Saleem Malik's ongoing quest to be reintegrated into Pakistan cricket has been pushed back once again by the PCB. The board believes Malik hasn't again responded satisfactorily to the contents of a conversation 20 years ago in which he talked about fixing cricket matches.
While Malik insists he had submitted a response last month to the board regarding a sting operation by an English tabloid 20 years ago, the PCB does not believe his response appropriately addresses the matter.
After the Qayyum report was released in 2000 - in which Malik was banned for life - the now-defunct newspaper News of the World released a video in which Malik was allegedly caught offering to potentially corrupt players and games in exchange for money.
The reporter involved in the sting - Mazher Mahmood - was the same as the one that carried out the 2010 Lord's spot-fixing operation. The revelations and allegations arising from the sting were not part of the Justice Qayyum inquiry; that inquiry took place in the year before this story and the report had been made public days before the sting.
While Malik remained out of the fold for a number of years, he has recently begun to appeal to the PCB to reintegrate him, and made himself available for coaching or mentoring roles. The PCB, however, remain adamant that will not be possible until Malik has substantively dealt with the questions that the sting raised.
Malik submitted his response in June, but the PCB's statement on Friday makes clear they are not satisfied with its contents. ESPNcricinfo understands the board believes the response to be irrelevant to the issue at hand. "In the backdrop of the above, the PCB will be unable to proceed any further until such time you respond on the said matter," the statement said.
Malik's cricketing career was ultimately sullied by match-fixing scandals. In a judicial inquiry that began in 1998 and continued for 13 months, he was found guilty of bribing Australian cricketers Shane Warne and Mark Waugh to lose the 1994-95 Karachi Test. Malik was fined Rs 1 million and banned for life in 2000, but eight years later his sentence was overturned by a Lahore sessions court, allowing him theoretically to return to the fold. However, today's statement from the PCB makes clear little progress has been made between the two parties since Malik began his latest attempt to completely rehabilitate himself.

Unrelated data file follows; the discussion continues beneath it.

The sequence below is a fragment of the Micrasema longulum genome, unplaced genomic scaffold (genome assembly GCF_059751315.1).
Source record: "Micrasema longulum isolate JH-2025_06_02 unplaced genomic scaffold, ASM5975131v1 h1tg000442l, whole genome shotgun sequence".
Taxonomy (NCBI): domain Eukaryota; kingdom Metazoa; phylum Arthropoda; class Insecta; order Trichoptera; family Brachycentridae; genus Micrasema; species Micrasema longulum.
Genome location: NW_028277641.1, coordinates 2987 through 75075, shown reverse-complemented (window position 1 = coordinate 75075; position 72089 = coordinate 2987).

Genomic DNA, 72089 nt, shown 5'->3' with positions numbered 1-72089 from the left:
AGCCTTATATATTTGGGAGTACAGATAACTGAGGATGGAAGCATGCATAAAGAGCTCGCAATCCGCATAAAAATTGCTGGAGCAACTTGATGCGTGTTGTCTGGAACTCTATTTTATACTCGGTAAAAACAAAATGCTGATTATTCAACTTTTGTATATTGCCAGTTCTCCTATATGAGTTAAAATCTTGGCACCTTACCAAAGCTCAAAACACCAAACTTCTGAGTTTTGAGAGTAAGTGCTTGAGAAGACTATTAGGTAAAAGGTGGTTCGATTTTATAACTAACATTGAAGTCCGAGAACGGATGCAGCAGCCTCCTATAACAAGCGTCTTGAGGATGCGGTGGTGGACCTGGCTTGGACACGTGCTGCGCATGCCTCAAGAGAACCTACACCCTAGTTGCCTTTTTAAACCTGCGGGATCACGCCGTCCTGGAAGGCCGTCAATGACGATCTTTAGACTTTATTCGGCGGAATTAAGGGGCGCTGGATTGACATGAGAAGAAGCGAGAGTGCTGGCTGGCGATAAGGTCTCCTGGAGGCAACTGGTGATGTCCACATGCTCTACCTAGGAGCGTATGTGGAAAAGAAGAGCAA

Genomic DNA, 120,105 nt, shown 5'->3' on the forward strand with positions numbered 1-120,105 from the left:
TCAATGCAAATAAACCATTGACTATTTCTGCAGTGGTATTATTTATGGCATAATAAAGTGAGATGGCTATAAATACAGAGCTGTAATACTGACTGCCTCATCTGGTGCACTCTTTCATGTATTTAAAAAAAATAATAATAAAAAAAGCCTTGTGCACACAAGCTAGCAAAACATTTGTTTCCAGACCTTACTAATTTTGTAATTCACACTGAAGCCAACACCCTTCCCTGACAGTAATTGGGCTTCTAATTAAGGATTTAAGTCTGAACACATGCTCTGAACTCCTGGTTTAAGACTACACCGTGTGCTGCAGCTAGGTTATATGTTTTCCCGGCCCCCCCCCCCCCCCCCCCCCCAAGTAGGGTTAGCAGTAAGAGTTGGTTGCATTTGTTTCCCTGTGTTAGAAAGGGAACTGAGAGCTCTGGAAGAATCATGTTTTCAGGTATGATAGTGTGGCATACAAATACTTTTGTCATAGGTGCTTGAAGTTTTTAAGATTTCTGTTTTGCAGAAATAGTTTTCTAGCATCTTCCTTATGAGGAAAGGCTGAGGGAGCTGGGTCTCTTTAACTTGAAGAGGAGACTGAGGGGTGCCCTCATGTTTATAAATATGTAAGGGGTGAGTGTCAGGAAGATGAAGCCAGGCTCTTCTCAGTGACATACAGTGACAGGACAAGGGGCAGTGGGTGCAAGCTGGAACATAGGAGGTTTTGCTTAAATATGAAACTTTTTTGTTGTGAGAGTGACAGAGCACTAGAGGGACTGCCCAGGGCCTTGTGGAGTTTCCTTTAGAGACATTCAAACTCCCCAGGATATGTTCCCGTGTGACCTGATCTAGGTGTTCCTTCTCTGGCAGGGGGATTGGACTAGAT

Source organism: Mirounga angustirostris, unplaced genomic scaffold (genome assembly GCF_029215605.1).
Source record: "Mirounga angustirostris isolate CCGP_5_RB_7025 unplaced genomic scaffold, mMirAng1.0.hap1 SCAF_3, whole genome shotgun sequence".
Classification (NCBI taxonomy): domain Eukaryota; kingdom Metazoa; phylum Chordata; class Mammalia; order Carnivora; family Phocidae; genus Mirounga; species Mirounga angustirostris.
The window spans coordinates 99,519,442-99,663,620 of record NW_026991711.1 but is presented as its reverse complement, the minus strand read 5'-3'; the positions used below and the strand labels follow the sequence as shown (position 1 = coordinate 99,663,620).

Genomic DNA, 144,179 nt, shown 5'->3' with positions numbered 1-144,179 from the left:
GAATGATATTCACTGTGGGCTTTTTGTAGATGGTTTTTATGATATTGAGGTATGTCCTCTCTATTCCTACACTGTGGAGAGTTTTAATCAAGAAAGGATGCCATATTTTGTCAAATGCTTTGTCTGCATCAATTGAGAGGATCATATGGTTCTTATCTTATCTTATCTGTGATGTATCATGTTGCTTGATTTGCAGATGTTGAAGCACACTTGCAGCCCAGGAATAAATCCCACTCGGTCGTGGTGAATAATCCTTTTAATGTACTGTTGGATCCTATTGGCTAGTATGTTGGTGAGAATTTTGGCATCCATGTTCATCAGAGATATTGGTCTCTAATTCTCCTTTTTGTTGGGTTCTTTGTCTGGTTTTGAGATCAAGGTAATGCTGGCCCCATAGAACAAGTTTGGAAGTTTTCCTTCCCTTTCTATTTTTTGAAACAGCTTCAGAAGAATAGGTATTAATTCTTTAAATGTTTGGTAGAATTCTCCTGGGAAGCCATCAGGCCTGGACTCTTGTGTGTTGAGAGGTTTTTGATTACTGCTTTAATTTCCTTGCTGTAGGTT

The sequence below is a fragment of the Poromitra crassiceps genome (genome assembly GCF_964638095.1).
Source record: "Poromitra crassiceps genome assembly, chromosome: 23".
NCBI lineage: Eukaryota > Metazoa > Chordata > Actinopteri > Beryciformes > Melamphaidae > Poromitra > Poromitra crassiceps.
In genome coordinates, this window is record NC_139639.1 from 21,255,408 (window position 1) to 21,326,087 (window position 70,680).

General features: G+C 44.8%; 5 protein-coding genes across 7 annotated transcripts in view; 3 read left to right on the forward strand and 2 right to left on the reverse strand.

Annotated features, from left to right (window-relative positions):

The PCB accused the former captain of "denial and avoidance" with respect to the transcripts, and referred to an apology he had made in 2014 in which he appeared to "accept my wrongdoing, apologise to the fans and start my rehabilitation process".
The PCB also addressed Danish Kaneria's recent appeals for rehabilitation. The legspinner was banned for life in 2012 by the ECB after a disciplinary panel found him guilty of corruption after a stint in county cricket in the UK, implicated during fellow player Mervyn Westfield's criminal trial. The board told the player he was appealing to the wrong party, and was advised to approach the ECB, the board that had banned him in the first place.
"You were banned for life by the ECB's Cricket Discipline Commission after it was established that you had 'knowingly induced or encouraged Mervyn Westfield not to perform on his merits in the Durham match'" the statement said. "You subsequently challenged the decision before the Appeal Panel of the Cricket Disciplinary Commission, which was upheld. Then, you appealed before a commercial bench of the High Court in London, which was dismissed. Then, you appealed before the Court of Appeal (Civil Division), which was rejected. The PCB's rehabilitation programme is offered to players upon conclusion of the respective periods of ineligibility and not for players who are serving life bans."